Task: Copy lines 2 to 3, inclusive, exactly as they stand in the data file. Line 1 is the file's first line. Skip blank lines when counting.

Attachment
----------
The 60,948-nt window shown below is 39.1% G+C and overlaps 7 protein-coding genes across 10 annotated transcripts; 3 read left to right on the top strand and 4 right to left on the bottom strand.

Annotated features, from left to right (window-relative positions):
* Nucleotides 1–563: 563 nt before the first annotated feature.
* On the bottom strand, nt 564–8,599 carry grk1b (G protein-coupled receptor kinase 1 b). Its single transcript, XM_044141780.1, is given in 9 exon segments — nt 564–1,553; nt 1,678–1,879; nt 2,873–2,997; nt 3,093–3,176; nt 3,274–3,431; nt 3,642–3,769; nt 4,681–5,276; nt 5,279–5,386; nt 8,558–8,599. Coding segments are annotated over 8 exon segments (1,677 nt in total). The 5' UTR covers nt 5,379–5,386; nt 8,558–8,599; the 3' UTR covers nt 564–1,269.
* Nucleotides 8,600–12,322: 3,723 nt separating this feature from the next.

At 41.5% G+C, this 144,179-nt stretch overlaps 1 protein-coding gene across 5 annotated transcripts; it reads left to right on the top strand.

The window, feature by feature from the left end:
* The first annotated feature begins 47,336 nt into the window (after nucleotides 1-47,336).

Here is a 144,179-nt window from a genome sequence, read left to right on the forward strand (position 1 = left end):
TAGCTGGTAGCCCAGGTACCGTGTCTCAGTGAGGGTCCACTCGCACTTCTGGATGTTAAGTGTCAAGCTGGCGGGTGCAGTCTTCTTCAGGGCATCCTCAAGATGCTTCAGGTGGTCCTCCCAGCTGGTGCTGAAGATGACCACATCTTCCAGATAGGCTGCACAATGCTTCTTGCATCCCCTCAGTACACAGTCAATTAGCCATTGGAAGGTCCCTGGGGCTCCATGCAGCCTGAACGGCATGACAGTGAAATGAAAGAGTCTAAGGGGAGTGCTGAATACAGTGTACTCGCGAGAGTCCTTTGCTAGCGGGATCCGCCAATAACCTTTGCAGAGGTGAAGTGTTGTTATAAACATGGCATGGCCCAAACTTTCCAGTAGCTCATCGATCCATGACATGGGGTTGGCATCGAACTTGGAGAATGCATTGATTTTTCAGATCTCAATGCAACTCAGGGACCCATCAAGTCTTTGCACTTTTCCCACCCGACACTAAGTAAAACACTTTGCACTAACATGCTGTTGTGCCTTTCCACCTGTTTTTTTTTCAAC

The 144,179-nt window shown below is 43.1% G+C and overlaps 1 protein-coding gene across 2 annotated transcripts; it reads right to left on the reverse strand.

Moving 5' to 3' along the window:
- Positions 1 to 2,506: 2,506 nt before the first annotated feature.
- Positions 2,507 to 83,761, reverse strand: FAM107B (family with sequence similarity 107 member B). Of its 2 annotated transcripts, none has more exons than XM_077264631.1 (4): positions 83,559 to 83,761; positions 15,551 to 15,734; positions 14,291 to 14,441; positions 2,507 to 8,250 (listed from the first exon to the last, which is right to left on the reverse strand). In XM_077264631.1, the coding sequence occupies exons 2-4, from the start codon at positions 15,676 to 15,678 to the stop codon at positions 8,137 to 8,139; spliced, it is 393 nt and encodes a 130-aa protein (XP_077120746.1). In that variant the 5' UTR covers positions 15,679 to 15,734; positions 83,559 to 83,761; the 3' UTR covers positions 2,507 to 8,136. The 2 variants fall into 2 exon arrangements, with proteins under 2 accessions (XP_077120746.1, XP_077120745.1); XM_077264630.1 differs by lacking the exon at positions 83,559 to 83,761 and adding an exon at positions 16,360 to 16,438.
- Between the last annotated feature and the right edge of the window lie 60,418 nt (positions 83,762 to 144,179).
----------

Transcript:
Annotated features, from left to right (window-relative positions):
* Nucleotides 1–563: 563 nt before the first annotated feature.